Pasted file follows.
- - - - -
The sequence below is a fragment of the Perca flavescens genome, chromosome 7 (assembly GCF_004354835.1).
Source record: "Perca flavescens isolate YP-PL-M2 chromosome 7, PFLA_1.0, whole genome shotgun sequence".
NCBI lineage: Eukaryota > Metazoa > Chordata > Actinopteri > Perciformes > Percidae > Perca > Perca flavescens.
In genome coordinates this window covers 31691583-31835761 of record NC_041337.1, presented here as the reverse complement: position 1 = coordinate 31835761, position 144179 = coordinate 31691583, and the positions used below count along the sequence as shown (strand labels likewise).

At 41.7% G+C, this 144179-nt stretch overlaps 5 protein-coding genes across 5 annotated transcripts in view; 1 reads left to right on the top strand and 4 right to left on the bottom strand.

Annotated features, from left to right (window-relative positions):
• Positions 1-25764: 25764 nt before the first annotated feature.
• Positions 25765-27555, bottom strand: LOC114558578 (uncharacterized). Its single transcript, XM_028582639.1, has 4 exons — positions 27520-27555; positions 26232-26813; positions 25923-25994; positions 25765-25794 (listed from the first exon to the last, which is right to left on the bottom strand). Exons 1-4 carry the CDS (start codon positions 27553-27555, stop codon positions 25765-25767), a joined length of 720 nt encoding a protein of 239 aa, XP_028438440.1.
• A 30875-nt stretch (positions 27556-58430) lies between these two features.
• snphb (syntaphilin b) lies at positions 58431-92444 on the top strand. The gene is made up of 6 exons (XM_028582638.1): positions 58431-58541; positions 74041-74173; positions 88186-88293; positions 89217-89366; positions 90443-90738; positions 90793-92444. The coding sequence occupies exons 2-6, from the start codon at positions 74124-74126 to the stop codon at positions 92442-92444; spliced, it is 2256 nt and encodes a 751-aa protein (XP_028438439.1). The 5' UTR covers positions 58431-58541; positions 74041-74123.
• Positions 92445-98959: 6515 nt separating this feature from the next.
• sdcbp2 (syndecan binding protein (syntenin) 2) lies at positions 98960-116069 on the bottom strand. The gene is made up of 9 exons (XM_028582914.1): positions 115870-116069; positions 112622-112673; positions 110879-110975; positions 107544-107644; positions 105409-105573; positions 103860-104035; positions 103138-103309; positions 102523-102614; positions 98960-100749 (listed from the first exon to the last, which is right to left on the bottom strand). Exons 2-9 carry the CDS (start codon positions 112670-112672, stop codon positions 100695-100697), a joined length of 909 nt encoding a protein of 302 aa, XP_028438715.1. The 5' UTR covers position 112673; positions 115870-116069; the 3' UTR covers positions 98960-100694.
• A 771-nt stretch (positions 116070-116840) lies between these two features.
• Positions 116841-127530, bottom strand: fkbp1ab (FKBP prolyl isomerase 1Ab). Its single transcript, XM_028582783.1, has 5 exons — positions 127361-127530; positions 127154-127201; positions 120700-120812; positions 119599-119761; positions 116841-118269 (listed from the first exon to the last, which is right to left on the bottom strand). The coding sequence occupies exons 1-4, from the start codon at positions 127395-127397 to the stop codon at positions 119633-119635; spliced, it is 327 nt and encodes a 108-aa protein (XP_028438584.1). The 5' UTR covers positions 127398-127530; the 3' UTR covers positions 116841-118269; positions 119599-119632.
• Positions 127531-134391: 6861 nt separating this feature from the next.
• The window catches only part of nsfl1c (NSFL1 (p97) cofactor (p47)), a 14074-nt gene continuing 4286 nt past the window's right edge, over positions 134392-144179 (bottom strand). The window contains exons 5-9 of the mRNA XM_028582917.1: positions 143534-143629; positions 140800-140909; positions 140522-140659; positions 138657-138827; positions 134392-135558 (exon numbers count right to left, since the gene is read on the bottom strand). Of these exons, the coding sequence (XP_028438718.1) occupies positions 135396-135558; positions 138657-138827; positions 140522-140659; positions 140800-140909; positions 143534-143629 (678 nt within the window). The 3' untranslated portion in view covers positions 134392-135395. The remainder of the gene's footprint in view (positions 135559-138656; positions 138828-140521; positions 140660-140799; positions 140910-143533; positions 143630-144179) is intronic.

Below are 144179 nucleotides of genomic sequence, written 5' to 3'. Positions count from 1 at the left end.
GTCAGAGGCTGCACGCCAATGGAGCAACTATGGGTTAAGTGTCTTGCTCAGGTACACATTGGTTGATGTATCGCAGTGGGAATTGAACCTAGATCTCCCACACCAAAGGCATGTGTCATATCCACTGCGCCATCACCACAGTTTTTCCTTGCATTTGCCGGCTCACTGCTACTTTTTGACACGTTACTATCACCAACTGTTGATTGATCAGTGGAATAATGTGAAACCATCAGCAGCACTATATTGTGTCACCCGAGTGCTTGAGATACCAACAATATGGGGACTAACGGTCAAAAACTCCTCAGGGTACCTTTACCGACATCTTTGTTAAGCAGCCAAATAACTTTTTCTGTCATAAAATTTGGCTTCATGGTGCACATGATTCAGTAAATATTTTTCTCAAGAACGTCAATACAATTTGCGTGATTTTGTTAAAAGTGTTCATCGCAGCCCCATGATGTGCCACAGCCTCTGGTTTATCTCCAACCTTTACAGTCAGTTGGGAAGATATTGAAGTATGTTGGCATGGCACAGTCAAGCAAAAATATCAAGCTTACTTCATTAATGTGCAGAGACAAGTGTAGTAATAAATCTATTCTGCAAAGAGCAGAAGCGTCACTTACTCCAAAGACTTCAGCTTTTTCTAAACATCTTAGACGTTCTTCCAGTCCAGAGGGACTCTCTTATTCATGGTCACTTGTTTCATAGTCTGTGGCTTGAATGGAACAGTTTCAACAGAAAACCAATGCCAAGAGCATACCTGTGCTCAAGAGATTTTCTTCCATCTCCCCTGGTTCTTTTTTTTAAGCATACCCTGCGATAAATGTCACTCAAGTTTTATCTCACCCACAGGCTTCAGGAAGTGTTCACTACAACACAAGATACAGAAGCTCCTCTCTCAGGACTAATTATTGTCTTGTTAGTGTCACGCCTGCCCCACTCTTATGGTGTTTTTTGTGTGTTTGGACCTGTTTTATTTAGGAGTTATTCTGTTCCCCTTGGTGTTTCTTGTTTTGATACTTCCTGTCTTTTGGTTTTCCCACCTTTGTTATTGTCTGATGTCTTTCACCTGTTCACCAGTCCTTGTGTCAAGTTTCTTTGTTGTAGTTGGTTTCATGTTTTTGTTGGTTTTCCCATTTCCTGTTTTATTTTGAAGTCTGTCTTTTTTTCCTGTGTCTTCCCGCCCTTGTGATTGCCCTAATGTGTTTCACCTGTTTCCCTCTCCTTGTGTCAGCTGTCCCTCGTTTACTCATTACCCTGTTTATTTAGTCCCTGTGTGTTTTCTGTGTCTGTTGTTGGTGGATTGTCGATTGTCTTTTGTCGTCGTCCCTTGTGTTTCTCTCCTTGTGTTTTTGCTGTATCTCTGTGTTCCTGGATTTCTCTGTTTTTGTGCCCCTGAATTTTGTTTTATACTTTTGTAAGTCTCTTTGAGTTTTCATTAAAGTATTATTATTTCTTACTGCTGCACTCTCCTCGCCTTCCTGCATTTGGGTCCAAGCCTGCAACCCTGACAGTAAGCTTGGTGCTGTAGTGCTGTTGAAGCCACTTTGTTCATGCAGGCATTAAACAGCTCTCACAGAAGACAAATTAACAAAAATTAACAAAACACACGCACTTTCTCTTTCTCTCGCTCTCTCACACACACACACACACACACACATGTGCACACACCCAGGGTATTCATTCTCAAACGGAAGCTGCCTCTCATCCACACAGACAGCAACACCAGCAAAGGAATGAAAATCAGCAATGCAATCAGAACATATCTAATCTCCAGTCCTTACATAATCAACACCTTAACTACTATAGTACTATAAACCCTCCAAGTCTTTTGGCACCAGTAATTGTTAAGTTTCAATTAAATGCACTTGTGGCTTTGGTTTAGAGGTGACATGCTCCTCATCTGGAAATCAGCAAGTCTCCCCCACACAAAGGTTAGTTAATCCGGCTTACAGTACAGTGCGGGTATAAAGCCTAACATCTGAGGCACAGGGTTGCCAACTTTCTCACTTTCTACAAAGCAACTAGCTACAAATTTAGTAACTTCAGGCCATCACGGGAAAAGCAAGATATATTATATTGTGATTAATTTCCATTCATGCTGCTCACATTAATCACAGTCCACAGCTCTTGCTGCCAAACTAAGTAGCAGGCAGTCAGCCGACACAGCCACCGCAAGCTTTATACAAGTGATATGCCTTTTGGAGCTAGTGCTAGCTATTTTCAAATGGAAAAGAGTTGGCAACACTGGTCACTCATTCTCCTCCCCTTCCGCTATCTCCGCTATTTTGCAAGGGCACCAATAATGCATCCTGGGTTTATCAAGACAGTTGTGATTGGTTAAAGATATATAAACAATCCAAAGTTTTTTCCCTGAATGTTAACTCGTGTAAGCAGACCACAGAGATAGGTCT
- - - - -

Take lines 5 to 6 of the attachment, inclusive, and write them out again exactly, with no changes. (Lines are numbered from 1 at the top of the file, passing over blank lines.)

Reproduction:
At 41.7% G+C, this 144179-nt stretch overlaps 5 protein-coding genes across 5 annotated transcripts in view; 1 reads left to right on the top strand and 4 right to left on the bottom strand.

Annotated features, from left to right (window-relative positions):